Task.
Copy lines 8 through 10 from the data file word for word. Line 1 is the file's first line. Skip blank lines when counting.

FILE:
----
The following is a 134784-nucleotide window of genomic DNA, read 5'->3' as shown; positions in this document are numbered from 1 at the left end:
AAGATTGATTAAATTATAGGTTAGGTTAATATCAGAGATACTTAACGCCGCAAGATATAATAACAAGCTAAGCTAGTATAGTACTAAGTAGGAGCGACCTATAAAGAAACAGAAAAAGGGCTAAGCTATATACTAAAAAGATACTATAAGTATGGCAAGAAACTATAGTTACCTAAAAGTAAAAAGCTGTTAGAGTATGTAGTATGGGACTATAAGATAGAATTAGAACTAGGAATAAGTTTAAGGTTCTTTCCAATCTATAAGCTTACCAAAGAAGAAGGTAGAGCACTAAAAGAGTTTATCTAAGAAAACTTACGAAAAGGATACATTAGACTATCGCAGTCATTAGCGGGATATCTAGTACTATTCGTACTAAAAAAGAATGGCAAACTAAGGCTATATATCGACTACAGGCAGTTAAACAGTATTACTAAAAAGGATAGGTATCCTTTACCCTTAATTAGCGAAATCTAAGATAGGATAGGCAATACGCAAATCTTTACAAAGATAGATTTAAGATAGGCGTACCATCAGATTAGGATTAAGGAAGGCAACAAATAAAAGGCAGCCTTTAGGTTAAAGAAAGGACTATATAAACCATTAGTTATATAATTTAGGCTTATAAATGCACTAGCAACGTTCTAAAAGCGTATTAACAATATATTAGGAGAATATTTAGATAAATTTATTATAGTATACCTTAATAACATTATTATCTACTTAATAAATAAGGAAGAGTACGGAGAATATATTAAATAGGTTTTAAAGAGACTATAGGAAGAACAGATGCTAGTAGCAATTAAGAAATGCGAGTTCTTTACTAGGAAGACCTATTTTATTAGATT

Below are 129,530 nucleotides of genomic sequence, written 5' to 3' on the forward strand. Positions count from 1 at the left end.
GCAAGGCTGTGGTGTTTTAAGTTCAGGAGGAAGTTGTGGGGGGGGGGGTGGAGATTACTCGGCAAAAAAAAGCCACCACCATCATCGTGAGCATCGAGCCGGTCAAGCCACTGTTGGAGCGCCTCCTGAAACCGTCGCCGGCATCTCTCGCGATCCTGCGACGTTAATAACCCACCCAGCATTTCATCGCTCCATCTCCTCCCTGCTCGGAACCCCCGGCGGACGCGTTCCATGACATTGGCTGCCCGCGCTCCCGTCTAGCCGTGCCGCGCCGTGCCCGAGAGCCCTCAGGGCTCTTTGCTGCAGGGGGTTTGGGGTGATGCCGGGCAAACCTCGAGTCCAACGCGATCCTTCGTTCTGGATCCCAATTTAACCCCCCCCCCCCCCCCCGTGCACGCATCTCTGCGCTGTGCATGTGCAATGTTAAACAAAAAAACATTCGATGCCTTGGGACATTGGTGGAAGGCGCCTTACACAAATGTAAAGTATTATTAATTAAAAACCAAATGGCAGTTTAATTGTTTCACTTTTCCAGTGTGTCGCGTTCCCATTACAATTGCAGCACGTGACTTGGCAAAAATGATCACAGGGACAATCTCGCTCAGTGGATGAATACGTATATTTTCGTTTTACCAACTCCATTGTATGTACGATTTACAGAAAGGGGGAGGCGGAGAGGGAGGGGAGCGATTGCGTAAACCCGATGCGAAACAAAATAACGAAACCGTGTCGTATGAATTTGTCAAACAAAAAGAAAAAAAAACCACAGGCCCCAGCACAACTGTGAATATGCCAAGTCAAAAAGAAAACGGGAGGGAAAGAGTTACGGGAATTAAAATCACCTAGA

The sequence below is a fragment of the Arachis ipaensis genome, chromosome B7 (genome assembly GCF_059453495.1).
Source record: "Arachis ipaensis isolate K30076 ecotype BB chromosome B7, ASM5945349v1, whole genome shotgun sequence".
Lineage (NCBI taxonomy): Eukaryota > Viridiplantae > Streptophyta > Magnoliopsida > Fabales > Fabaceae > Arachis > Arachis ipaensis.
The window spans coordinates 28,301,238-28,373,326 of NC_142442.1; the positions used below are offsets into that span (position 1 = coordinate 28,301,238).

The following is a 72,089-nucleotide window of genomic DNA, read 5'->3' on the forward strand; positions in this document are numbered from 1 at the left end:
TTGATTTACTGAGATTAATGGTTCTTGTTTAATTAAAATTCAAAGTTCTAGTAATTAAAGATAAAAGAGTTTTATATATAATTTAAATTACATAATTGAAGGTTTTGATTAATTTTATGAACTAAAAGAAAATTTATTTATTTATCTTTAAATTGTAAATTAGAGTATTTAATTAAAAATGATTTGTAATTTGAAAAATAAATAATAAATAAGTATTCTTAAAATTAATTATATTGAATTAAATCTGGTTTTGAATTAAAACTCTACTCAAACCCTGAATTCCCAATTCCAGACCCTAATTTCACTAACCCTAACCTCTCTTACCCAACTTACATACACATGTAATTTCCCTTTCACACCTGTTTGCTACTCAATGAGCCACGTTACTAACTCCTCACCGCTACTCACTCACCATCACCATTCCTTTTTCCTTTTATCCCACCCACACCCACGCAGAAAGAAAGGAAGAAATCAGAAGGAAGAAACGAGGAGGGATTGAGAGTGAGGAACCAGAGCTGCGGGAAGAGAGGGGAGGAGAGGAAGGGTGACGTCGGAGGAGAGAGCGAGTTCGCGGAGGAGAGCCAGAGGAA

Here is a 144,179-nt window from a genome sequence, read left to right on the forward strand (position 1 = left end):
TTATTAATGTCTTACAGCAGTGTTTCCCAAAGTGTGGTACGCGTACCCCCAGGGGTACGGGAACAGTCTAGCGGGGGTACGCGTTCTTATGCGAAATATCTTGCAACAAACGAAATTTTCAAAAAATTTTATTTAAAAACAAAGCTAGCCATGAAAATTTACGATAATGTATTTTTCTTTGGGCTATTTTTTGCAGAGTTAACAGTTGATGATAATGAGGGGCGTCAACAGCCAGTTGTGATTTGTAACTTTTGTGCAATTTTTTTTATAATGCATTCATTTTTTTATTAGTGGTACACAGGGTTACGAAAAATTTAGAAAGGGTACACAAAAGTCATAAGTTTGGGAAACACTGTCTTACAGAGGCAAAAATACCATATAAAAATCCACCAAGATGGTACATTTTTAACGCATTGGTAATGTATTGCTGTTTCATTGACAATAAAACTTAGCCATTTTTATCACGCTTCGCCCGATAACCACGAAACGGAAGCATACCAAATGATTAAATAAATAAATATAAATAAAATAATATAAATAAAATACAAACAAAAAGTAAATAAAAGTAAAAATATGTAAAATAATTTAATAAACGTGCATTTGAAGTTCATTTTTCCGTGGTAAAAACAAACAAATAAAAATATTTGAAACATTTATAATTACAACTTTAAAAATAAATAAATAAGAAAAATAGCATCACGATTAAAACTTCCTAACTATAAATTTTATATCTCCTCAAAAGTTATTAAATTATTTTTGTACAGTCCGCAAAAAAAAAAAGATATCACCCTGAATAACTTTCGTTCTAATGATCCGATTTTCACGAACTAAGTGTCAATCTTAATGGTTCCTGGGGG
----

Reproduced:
The window spans coordinates 28,301,238-28,373,326 of NC_142442.1; the positions used below are offsets into that span (position 1 = coordinate 28,301,238).

The following is a 72,089-nucleotide window of genomic DNA, read 5'->3' on the forward strand; positions in this document are numbered from 1 at the left end:
TTGATTTACTGAGATTAATGGTTCTTGTTTAATTAAAATTCAAAGTTCTAGTAATTAAAGATAAAAGAGTTTTATATATAATTTAAATTACATAATTGAAGGTTTTGATTAATTTTATGAACTAAAAGAAAATTTATTTATTTATCTTTAAATTGTAAATTAGAGTATTTAATTAAAAATGATTTGTAATTTGAAAAATAAATAATAAATAAGTATTCTTAAAATTAATTATATTGAATTAAATCTGGTTTTGAATTAAAACTCTACTCAAACCCTGAATTCCCAATTCCAGACCCTAATTTCACTAACCCTAACCTCTCTTACCCAACTTACATACACATGTAATTTCCCTTTCACACCTGTTTGCTACTCAATGAGCCACGTTACTAACTCCTCACCGCTACTCACTCACCATCACCATTCCTTTTTCCTTTTATCCCACCCACACCCACGCAGAAAGAAAGGAAGAAATCAGAAGGAAGAAACGAGGAGGGATTGAGAGTGAGGAACCAGAGCTGCGGGAAGAGAGGGGAGGAGAGGAAGGGTGACGTCGGAGGAGAGAGCGAGTTCGCGGAGGAGAGCCAGAGGAA